South Africa will in December see the launch of the Afri Union Coin (AUC), a cryptocurrency developed by Africa Master Blockchain Company (AMBC).
This is designed for use by various telecommunication firms and retail outlets across the country. All those who have agreed to accept the AUC are currently modifying and preparing their financial ecosystems.
“Blockchain has taken the world by storm and Africa shouldn’t have to play catch-up,” says AMBC Director George Gordon. “We should be revolutionising our own payment systems and pushing the technologies we are developing within our own borders.”
The future of currency is crypto
Gordon says the future of all currencies is digital and that Africa is positioned to lead the way to mass adoption of cryptocurrencies. “What is needed, is for the industry to lay the groundwork so that people can switch from cash and cards to digital currencies swiftly and easily,” he says.
The objective behind AUC is to become the sole currency in the entire African continent and is said to be the “next step” to an African Continental Free Trade. According to sources working on the project, the coin will be marketed and utilised as an international currency designed to create more business opportunities for the people of Africa.
“If an African business person or entrepreneur opens a store that sells goods from Japan, for example, they can use Afri Union Coin to make international payments more affordably and securely,” explains Gordon.
An AUC for all
“We want Afri Union Coin to be accessible to people who aren’t educated in investment or professionals in the banking or trading sectors,” Gordon adds. “It’s easy to use, so there won’t be a big switch-over. Africans already have a phenomenal cell phone penetration rate, so it would only make sense for people to have a platform that handles their wealth more securely in the digital space instead of carrying around cash and credit cards.”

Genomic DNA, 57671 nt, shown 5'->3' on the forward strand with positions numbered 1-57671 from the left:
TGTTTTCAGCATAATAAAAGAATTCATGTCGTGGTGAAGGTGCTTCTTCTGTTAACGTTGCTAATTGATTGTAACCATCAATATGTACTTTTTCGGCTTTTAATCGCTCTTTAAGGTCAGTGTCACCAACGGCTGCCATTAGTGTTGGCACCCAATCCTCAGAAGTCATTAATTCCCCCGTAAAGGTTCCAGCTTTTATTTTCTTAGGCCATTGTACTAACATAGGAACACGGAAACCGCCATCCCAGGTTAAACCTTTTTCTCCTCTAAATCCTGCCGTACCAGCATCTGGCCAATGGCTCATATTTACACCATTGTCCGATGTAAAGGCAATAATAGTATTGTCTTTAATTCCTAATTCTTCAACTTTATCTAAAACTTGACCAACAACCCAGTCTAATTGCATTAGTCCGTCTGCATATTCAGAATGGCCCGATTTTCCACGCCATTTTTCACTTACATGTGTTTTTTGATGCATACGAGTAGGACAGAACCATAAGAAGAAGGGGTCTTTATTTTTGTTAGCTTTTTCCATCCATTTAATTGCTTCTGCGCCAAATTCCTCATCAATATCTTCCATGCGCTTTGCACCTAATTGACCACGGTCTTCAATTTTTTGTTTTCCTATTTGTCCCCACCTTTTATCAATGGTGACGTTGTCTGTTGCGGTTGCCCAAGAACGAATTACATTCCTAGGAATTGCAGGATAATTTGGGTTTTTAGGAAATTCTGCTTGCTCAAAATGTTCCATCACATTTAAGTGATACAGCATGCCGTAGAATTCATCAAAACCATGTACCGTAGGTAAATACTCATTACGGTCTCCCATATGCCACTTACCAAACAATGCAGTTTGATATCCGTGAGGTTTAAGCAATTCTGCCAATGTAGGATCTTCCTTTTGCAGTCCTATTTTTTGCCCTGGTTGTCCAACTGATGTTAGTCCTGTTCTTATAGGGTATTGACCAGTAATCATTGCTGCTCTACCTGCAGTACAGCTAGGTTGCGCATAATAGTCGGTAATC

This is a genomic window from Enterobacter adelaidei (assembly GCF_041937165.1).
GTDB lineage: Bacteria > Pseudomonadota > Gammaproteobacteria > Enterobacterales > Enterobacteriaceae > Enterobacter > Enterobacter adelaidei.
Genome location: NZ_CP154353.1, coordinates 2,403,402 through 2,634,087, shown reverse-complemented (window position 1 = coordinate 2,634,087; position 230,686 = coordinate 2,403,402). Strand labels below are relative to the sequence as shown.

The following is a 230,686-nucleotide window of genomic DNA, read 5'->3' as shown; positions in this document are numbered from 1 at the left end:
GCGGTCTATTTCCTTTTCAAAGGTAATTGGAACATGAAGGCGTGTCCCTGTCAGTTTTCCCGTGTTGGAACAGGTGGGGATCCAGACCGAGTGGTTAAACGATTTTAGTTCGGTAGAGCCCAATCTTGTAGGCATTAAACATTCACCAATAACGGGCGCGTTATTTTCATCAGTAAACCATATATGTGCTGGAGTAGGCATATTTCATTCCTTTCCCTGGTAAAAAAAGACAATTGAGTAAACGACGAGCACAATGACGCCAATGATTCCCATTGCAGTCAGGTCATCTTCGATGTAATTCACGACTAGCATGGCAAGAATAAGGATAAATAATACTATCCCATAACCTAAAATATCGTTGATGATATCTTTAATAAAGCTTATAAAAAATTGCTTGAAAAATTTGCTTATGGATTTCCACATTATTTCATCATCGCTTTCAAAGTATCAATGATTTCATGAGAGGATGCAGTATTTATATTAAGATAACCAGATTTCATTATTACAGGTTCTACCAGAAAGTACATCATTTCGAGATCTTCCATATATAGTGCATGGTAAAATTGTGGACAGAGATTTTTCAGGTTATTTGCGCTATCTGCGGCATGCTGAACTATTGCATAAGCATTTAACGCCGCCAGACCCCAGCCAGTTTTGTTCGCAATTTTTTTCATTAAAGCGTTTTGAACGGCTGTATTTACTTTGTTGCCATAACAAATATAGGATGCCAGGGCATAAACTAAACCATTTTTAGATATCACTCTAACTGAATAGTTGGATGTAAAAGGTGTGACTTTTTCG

Gordon believes the AUC will also help improve cross-border payments among African countries. He says his firm is exerting great effort to make the Afri Union Coin as accessible and usable as possible. He also believes it will help address other problems in Africa such as the lack of resources to help small businesses thrive.
“Zimbabwe, for example, has low cash reserves and a cryptocurrency can help government address these issues. For citizens in Zimbabwe, a cryptocurrency will also offer them protection against hyperinflation, volatile local currencies and financial uncertainty, as well as news that the president of Zimbabwe announced his support for cryptocurrencies, which is a positive,” Gordon concludes.
In August, Neil and Tony Ferreira launched the Safcoin, a cryptocurrency focused on the African market. “We predict that once Safcoin is open for trading on the exchange, the increased token volume and spike in demand for Safcoin will have a positive influence on their value,” Ferreira said.